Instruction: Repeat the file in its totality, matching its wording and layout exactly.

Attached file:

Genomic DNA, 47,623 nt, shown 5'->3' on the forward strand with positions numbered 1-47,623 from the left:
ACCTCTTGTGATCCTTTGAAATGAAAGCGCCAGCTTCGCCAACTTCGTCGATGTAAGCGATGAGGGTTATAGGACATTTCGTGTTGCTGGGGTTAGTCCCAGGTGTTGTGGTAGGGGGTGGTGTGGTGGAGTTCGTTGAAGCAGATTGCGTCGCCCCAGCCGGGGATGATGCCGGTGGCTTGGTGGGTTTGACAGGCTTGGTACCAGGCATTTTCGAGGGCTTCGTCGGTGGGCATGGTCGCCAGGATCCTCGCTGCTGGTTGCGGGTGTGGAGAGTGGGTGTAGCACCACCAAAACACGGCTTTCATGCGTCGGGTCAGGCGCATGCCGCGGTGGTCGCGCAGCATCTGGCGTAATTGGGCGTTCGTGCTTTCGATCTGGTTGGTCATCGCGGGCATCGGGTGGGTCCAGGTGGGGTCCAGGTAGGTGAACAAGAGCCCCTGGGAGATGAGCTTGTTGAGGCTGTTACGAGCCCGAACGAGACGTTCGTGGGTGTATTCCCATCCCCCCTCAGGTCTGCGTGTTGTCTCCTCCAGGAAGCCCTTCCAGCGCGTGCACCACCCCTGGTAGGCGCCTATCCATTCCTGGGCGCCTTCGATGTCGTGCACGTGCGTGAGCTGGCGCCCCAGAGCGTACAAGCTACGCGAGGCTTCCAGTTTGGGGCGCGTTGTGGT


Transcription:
Genomic DNA, 47,623 nt, shown 5'->3' on the forward strand with positions numbered 1-47,623 from the left:
ACCTCTTGTGATCCTTTGAAATGAAAGCGCCAGCTTCGCCAACTTCGTCGATGTAAGCGATGAGGGTTATAGGACATTTCGTGTTGCTGGGGTTAGTCCCAGGTGTTGTGGTAGGGGGTGGTGTGGTGGAGTTCGTTGAAGCAGATTGCGTCGCCCCAGCCGGGGATGATGCCGGTGGCTTGGTGGGTTTGACAGGCTTGGTACCAGGCATTTTCGAGGGCTTCGTCGGTGGGCATGGTCGCCAGGATCCTCGCTGCTGGTTGCGGGTGTGGAGAGTGGGTGTAGCACCACCAAAACACGGCTTTCATGCGTCGGGTCAGGCGCATGCCGCGGTGGTCGCGCAGCATCTGGCGTAATTGGGCGTTCGTGCTTTCGATCTGGTTGGTCATCGCGGGCATCGGGTGGGTCCAGGTGGGGTCCAGGTAGGTGAACAAGAGCCCCTGGGAGATGAGCTTGTTGAGGCTGTTACGAGCCCGAACGAGACGTTCGTGGGTGTATTCCCATCCCCCCTCAGGTCTGCGTGTTGTCTCCTCCAGGAAGCCCTTCCAGCGCGTGCACCACCCCTGGTAGGCGCCTATCCATTCCTGGGCGCCTTCGATGTCGTGCACGTGCGTGAGCTGGCGCCCCAGAGCGTACAAGCTACGCGAGGCTTCCAGTTTGGGGCGCGTTGTGGT